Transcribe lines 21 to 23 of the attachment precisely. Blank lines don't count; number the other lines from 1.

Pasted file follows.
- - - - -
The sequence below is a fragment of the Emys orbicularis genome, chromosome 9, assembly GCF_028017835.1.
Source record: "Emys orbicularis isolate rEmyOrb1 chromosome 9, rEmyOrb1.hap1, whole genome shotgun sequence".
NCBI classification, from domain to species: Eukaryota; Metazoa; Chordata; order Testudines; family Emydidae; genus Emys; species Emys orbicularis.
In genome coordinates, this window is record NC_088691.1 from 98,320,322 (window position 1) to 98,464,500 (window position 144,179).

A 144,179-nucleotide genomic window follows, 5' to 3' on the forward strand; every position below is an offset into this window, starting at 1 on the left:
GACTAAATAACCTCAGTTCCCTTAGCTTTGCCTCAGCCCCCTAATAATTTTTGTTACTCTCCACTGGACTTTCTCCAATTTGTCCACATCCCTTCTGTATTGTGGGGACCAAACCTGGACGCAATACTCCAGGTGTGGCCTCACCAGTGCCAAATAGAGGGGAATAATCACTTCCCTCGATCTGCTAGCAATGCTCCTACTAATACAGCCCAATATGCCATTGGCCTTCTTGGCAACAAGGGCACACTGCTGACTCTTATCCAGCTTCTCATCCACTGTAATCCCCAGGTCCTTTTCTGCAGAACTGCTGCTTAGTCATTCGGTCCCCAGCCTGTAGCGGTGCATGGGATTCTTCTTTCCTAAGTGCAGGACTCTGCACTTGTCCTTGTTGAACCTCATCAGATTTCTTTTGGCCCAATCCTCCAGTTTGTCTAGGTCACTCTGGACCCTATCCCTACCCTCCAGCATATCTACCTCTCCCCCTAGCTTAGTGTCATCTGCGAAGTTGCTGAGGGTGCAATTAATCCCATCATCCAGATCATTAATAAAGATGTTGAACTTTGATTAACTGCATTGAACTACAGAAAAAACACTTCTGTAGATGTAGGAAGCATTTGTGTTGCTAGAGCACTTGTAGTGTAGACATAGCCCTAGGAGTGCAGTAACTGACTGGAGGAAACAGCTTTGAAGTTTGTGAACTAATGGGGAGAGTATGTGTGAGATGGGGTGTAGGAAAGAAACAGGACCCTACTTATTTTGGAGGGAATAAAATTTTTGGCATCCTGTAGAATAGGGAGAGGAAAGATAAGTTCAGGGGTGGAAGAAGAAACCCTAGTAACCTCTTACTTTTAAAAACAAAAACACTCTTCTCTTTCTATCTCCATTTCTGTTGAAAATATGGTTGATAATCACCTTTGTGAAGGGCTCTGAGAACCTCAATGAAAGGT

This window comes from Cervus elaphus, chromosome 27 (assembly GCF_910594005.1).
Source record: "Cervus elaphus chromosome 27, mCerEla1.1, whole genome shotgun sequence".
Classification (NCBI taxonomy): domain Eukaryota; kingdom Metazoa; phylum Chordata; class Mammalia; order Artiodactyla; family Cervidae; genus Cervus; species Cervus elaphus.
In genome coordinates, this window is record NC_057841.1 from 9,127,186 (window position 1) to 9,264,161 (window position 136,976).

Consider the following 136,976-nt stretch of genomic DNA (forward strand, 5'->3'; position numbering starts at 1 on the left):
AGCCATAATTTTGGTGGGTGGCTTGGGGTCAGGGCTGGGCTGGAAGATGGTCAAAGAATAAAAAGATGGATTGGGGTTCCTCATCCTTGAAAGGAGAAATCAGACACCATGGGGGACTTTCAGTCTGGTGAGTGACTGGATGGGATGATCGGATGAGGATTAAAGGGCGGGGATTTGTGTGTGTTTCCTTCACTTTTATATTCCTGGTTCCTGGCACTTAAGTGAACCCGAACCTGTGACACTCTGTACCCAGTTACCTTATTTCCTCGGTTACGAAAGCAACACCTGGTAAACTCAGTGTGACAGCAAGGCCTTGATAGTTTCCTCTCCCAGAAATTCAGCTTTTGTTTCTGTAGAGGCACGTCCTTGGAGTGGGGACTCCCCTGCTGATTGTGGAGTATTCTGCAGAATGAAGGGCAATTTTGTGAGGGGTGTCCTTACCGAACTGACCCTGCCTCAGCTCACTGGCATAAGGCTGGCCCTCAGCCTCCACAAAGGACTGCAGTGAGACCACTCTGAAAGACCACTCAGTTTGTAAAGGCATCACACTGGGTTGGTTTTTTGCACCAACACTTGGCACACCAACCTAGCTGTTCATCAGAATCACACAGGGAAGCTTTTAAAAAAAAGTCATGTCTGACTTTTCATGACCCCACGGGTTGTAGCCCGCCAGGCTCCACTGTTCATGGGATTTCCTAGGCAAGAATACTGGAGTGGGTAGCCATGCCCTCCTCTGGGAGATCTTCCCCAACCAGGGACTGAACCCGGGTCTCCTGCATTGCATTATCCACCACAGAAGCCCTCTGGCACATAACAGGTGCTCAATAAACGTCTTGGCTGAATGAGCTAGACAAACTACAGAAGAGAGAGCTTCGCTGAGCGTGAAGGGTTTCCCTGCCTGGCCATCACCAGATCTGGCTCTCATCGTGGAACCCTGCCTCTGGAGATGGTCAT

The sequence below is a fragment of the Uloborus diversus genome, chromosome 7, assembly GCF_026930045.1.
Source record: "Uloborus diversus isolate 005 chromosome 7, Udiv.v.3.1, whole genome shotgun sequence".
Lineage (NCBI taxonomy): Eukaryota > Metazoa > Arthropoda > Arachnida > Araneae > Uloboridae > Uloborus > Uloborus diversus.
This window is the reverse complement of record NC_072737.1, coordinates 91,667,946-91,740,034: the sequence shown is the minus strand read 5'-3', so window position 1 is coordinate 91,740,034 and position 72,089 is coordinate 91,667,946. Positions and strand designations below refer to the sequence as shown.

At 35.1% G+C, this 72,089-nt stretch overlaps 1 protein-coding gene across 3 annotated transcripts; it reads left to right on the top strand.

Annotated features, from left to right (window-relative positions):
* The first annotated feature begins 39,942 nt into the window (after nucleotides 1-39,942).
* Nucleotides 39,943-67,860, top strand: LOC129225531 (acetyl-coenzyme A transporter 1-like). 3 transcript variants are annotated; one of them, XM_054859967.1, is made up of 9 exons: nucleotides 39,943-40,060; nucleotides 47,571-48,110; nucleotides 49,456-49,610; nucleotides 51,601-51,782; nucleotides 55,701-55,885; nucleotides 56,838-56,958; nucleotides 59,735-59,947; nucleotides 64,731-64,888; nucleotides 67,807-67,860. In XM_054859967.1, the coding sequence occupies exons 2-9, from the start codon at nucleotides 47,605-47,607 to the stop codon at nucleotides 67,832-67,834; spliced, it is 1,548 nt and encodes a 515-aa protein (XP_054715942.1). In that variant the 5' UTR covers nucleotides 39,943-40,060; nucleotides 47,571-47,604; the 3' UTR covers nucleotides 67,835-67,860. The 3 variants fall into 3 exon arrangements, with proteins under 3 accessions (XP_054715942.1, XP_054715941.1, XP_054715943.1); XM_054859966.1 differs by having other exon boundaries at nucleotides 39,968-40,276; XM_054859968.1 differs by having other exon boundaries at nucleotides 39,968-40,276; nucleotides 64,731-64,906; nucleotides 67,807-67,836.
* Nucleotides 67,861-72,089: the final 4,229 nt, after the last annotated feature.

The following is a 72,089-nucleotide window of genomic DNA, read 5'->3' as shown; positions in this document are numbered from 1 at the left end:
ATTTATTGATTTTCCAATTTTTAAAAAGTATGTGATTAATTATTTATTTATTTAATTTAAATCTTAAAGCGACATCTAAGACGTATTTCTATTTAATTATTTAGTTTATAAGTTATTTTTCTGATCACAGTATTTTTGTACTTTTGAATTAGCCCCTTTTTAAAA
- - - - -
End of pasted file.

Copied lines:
* Nucleotides 67,861-72,089: the final 4,229 nt, after the last annotated feature.

The following is a 72,089-nucleotide window of genomic DNA, read 5'->3' as shown; positions in this document are numbered from 1 at the left end:
ATTTATTGATTTTCCAATTTTTAAAAAGTATGTGATTAATTATTTATTTATTTAATTTAAATCTTAAAGCGACATCTAAGACGTATTTCTATTTAATTATTTAGTTTATAAGTTATTTTTCTGATCACAGTATTTTTGTACTTTTGAATTAGCCCCTTTTTAAAA